Eagleson operates with the comfortable knowledge that most NHL players are blind to the ways of big business. "We're not dealing with a series of Einsteins," he has said. And not many players would disagree. "We play hockey, a kid's game," says Bob Dailey, a former defenseman for Vancouver and Philadelphia. "We drink beer and have a good time during the off-season, then start back up. We don't know about big business, or any kind of business." Says Milbury, who is Boston-born and a graduate of Colgate: "Hockey players tend to be Canadian, number one. Most come from very conservative, working-class homes, don't go to college and leave home to play hockey when they're 15 or 16. Most of them are very happy with what they make, and have neither the interest nor the intention of rocking the boat. And Al does all he can to keep it that way."
Indeed, unlike their football, baseball and basketball counterparts, hockey players have never seriously threatened to strike. They've never held out for full free agency. And though their average salary has risen from $60,000 to $130,000 in the last decade, the increase over that period is markedly less than those in baseball (up more than $250,000) and basketball (up $160,000). Even the NFL average has risen nearly $100,000.
A "joke" on the players is what Toronto Maple Leafs president and managing director Harold Ballard called the 1982 collective bargaining agreement between the NHL and the NHLPA. Gus Badali, a Toronto-based agent whose clients include Wayne Gretzky and some 30 other NHL players, says "a couple" of NHL general managers have told him point-blank that the current collective bargaining agreement is the best ever—for management. "They certainly don't hide their glee," says Badali. Certainly Ballard doesn't. "How do the owners feel about Eagleson?" he says. "We like him. Wouldn't you rather have him negotiating against you than [former Major League Baseball Players Association executive director] Marvin Miller? Sure, it's a great contract—for us." Yet Chicago Black Hawks president William Wirtz says he believes the contract was a good one for the players, as well as the owners. Wirtz adds, "I think Alan is a brilliant negotiator."
Eagleson is peevish when asked to explain why NHLPA contracts seem to fall short of those in other sports, particularly in the area of free agency, which, in hockey, essentially does not exist. He insists that hockey's collective bargaining agreements measure up. He also points to the precarious financial conditions of several NHL teams and the lack of a major U.S. television contract to justify what might appear as soft-pedaling at the bargaining table. "My job is to preserve jobs for as many players as I can at as high a level of salary as I can," says Eagleson.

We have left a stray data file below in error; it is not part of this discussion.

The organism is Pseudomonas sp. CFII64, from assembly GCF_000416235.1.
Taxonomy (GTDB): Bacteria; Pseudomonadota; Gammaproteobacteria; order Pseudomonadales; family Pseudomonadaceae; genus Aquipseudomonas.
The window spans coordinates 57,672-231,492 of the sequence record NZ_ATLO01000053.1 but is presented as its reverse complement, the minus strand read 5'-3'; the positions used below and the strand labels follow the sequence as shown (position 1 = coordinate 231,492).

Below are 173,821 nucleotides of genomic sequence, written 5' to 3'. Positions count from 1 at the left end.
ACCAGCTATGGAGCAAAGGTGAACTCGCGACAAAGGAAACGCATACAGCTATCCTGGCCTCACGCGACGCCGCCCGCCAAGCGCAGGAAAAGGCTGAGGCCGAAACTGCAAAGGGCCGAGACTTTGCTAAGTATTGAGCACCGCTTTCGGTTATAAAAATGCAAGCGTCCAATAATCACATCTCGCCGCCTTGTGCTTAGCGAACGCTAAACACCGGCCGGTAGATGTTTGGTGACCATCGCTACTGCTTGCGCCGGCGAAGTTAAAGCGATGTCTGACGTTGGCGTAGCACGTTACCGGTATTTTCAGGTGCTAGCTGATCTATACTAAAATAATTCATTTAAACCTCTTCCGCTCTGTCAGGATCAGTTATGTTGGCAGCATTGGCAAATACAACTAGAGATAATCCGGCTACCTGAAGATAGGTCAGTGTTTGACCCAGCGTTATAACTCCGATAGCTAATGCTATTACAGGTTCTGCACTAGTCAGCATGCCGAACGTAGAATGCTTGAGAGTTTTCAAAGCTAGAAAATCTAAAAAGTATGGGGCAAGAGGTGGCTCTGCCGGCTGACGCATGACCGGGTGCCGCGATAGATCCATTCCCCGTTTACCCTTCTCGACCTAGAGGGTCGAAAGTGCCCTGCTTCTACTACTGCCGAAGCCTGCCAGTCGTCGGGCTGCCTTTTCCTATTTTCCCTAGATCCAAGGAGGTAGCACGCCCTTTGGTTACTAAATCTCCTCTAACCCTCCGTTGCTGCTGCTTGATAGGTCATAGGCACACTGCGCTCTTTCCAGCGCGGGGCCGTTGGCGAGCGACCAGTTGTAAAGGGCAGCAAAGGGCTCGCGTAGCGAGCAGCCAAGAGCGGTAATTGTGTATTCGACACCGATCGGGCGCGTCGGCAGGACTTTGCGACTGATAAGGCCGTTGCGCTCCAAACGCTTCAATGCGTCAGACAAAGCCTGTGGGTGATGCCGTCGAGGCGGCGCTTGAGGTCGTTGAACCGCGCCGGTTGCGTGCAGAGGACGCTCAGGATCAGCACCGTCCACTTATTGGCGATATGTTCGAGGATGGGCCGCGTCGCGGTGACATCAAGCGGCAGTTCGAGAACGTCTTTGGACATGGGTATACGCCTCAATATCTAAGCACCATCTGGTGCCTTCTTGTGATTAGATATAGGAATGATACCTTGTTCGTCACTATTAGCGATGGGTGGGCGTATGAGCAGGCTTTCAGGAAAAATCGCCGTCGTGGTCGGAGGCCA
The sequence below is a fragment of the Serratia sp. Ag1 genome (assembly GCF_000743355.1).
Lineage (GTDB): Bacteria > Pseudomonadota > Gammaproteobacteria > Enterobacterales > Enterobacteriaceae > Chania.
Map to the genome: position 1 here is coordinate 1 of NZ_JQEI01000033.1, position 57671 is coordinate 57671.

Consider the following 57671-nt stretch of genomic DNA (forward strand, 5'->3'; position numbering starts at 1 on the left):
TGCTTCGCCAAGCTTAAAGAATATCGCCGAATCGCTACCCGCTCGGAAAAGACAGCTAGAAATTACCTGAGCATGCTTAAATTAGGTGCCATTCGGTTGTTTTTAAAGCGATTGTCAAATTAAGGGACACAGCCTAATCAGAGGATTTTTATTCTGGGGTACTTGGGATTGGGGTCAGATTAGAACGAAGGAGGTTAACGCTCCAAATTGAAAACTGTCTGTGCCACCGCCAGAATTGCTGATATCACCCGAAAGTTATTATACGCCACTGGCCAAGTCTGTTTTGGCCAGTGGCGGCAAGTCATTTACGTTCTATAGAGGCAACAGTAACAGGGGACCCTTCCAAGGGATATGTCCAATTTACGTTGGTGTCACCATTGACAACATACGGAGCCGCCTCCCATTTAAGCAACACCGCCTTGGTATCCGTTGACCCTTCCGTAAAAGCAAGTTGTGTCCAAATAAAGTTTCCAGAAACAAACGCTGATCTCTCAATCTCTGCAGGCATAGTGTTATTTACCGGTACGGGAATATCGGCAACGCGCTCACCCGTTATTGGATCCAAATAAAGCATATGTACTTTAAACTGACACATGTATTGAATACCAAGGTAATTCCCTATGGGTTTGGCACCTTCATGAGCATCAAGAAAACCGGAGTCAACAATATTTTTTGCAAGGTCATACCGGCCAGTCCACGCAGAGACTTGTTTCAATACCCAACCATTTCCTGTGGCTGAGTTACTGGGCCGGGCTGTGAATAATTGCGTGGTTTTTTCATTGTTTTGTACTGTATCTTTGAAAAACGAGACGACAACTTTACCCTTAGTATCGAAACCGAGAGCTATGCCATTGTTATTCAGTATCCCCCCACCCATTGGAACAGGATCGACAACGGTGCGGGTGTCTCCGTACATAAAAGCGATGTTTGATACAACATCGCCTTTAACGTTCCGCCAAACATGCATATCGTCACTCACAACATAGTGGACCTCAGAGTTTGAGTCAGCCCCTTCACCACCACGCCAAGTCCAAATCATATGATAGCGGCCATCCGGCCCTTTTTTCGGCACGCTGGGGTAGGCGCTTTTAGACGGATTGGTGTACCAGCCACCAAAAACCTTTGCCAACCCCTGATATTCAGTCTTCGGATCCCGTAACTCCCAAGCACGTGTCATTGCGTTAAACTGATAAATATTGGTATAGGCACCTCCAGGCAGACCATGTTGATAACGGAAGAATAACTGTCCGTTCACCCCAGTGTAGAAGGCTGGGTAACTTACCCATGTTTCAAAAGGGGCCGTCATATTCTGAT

But to one general manager, Eagleson's reluctance to play hardball is strictly a matter of quid pro quo. "Al delivers us the players," he says, "and we give him international hockey. It's that simple." And international hockey is the cash cow of the sport.
It's Eagleson, of course, who's responsible for that. In the early '70s he was determined to see a Canadian team beat the stuffing out of the Soviets, who had been audaciously proclaiming world superiority in Canada's own sport. The reason for the U.S.S.R.'s apparent edge, Eagleson knew, was that Canadian pros like Orr, Bobby Hull, Phil Esposito et al. were ineligible for supposedly amateur world championship and Olympic competition. Eagleson is a fiercely conservative Communist-hating Canadian nationalist, but his involvement in the first Canada-U.S.S.R. "Supersedes" in 1972 may not have been entirely based on national pride. "It was truly patriotism that got Eagleson in," says Doug Fisher, a Hockey Canada board member at the time. "That plus cupidity, position, influence. Alan wanted to run the show like a political machine. It was only when the numbers started coming in that he began to see the dollar signs."